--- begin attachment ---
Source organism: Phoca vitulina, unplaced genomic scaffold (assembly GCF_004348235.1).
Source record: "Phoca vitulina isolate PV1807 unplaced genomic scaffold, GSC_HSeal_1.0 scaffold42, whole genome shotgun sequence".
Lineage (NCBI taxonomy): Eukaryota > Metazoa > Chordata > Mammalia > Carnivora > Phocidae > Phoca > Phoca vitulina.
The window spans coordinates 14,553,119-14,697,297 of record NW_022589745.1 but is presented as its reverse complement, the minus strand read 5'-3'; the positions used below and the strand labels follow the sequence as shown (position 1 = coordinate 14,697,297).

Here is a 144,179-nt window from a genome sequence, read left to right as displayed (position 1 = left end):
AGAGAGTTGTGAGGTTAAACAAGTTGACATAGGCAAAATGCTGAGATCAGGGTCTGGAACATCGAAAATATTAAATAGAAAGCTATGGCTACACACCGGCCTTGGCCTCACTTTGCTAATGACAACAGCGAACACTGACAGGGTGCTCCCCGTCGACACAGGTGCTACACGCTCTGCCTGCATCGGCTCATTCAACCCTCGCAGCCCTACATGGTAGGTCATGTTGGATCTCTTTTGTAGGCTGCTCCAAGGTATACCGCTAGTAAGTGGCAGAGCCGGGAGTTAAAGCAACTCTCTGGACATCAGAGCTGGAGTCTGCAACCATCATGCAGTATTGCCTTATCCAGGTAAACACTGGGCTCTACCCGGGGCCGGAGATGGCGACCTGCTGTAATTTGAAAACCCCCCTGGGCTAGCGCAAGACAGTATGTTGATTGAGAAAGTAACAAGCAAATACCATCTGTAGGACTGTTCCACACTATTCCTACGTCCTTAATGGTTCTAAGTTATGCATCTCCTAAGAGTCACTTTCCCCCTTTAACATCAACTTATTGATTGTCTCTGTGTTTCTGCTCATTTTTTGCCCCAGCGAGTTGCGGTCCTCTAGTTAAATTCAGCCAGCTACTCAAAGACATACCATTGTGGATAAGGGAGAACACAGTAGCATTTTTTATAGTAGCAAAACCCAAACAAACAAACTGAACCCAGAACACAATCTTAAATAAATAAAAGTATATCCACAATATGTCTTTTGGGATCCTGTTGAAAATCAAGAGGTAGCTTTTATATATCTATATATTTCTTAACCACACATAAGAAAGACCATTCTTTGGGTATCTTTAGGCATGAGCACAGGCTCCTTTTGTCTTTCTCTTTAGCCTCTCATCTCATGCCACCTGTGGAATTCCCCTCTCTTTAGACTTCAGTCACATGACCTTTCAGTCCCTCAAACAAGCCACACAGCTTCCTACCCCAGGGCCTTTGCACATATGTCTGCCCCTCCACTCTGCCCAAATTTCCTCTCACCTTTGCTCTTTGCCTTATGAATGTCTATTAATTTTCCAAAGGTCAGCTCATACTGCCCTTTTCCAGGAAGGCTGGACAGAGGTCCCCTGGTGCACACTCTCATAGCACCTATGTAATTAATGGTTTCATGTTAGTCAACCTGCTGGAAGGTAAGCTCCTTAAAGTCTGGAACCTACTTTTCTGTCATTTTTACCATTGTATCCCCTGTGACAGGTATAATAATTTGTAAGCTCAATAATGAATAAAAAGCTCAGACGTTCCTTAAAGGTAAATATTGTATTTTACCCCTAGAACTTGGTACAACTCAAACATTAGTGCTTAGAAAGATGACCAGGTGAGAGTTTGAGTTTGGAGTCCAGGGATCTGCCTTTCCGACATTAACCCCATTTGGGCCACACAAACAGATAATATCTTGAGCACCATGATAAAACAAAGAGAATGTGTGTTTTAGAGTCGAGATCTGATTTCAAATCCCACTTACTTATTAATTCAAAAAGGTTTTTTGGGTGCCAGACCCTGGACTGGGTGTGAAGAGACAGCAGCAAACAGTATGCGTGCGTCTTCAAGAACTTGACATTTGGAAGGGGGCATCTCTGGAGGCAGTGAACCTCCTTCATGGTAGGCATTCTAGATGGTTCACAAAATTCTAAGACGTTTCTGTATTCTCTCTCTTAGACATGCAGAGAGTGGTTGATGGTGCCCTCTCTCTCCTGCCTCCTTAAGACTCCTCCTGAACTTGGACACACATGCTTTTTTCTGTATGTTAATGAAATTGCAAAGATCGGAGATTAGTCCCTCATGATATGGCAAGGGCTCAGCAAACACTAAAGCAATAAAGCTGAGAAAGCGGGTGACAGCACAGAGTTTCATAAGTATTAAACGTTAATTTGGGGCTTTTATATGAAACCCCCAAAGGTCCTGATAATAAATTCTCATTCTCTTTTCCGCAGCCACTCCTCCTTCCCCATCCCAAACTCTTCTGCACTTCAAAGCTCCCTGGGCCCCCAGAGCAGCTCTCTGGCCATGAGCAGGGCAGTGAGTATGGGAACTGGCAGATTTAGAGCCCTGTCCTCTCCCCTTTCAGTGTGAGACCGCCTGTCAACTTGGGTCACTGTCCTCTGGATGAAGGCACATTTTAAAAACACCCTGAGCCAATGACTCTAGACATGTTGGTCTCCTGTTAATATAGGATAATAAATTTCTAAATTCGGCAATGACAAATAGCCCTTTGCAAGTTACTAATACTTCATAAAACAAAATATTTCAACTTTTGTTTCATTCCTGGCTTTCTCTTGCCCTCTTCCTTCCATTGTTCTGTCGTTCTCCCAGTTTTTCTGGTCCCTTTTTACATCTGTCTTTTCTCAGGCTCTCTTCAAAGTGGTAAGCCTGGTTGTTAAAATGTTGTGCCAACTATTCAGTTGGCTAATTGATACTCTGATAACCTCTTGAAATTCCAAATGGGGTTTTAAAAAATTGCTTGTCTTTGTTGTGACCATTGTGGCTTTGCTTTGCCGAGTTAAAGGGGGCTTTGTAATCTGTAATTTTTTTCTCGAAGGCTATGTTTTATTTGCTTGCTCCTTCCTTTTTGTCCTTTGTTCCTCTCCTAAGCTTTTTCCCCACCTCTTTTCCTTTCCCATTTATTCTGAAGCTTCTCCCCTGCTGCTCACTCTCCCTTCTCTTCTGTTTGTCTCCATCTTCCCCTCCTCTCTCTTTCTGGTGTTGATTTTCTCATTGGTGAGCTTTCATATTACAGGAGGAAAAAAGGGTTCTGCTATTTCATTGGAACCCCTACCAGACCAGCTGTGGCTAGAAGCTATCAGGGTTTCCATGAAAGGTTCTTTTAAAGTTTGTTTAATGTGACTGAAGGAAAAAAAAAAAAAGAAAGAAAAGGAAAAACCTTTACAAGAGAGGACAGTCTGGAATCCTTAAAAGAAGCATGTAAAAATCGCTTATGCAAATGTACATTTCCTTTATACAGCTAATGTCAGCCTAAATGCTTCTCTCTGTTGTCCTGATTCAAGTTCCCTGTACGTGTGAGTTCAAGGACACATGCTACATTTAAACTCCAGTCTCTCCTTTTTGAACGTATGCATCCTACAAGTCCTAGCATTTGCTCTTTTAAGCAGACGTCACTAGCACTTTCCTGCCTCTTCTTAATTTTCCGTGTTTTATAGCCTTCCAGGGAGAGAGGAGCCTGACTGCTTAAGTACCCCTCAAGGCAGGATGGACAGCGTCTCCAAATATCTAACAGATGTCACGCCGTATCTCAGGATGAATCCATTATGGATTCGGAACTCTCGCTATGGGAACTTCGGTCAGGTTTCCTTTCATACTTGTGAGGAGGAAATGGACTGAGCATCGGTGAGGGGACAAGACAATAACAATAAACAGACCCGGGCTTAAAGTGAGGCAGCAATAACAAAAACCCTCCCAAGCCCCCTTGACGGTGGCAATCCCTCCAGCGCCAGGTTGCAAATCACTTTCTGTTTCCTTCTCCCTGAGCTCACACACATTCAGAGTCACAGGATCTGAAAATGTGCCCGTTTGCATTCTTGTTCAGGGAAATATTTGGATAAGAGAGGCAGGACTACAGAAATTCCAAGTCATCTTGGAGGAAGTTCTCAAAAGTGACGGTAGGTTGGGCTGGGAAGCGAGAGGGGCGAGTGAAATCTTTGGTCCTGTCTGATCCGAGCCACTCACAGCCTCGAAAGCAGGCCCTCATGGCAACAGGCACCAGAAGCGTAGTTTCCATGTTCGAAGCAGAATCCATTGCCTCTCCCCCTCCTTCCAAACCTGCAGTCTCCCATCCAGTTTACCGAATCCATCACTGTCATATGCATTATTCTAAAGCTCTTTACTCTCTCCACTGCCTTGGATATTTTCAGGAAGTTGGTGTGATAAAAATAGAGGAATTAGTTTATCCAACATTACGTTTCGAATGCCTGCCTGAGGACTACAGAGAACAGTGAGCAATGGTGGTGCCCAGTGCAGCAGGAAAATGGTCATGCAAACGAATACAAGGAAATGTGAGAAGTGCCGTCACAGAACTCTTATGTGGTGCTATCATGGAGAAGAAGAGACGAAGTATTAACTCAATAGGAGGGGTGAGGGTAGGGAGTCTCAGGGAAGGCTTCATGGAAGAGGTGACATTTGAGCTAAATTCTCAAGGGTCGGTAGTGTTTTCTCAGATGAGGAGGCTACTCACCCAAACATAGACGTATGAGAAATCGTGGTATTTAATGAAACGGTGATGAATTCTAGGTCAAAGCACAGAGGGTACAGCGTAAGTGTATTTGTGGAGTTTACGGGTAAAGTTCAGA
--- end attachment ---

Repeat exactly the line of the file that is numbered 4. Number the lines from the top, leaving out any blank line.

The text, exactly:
The window spans coordinates 14,553,119-14,697,297 of record NW_022589745.1 but is presented as its reverse complement, the minus strand read 5'-3'; the positions used below and the strand labels follow the sequence as shown (position 1 = coordinate 14,697,297).